Kavango Resources said it had completed drilling of hole KSZDD001, which it said was the deepest borehole yet in the “Great Red Spot” magnetic anomaly on the company’s Kalahari Suture Zone (KSZ) Project.
Copper sulphide mineralisation and locally abundant fine-grained, interstitial magnetite were encountered from 951m to the end of hole at 1,000m.
This was consistent with the geophysical modelling of the Proterozoic gabbros, it said, which are believed to be the source of the GRS anomaly.
Ben Turney, Kavango’s chief executive, said: “Once again we’ve broken new ground in the 50-year effort to unlock the Kalahari Suture Zone’s potential to host nickel/copper ore bodies.
“We are the first company to confirm the presence of interstitial chalcopyrite (copper sulphide) in the Great Red Spot and the first successfully to drill to 1,000m in this area.
“For this, we have to thank Mindea/Equity Drilling for stepping up to the complex engineering challenge.
“We now await the results of petrology and geochemical analyses of our core samples to confirm the chalcopyrite’s origin and to tell us more about the extent to which the Great Red Spot is a favourable environment for massive sulphides.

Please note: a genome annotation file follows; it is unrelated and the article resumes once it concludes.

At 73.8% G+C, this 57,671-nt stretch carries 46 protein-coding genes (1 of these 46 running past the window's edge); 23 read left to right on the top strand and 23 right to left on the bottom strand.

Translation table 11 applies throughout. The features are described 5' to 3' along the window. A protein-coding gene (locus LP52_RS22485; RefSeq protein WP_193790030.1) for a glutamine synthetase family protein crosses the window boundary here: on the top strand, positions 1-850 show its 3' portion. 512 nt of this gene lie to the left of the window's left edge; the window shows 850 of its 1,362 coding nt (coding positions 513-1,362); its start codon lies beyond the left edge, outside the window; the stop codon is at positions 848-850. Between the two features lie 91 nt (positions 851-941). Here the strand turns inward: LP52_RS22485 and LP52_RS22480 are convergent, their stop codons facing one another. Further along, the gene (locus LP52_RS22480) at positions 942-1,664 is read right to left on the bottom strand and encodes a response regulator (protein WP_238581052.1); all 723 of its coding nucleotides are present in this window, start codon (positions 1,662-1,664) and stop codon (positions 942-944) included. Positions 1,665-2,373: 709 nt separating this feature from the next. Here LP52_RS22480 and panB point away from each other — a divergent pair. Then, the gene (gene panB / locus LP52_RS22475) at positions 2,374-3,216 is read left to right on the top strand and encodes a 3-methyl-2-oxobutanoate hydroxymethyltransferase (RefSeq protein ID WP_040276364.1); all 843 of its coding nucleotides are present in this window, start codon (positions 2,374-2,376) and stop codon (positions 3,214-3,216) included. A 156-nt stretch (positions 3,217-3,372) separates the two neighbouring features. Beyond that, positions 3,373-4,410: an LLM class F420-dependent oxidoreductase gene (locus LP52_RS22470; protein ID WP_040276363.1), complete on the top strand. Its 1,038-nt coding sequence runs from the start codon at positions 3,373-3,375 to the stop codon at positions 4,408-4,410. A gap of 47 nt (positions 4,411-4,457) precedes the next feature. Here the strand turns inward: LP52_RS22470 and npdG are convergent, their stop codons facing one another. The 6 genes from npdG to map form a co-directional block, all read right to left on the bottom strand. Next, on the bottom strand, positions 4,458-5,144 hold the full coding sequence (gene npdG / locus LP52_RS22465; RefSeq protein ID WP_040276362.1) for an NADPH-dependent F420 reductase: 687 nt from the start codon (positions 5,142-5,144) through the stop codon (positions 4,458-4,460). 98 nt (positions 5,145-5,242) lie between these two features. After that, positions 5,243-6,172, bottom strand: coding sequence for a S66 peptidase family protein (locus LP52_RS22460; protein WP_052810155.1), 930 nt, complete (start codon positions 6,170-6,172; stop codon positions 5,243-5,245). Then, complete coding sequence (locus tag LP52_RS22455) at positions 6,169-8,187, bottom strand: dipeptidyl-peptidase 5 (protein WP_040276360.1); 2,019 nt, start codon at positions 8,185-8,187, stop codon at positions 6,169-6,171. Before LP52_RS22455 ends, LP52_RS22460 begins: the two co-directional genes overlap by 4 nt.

“We are particularly interested in the strength of the magnetic readings from where we made contact with the Proterozoic. They were 3 to 23 times higher than what one would expect in common gabbros.
“We expect to complete follow-up analyses of various geophysical survey data we have available to us, to model what might be the deeper source of the underlying vast anomaly.
“A downhole electromagnetic survey of Hole KSZDD001 would have been optimal, but we now have a much clearer idea of what is in front of us for Hole KSZDD002.”
Shares rose 3% to 5.25p.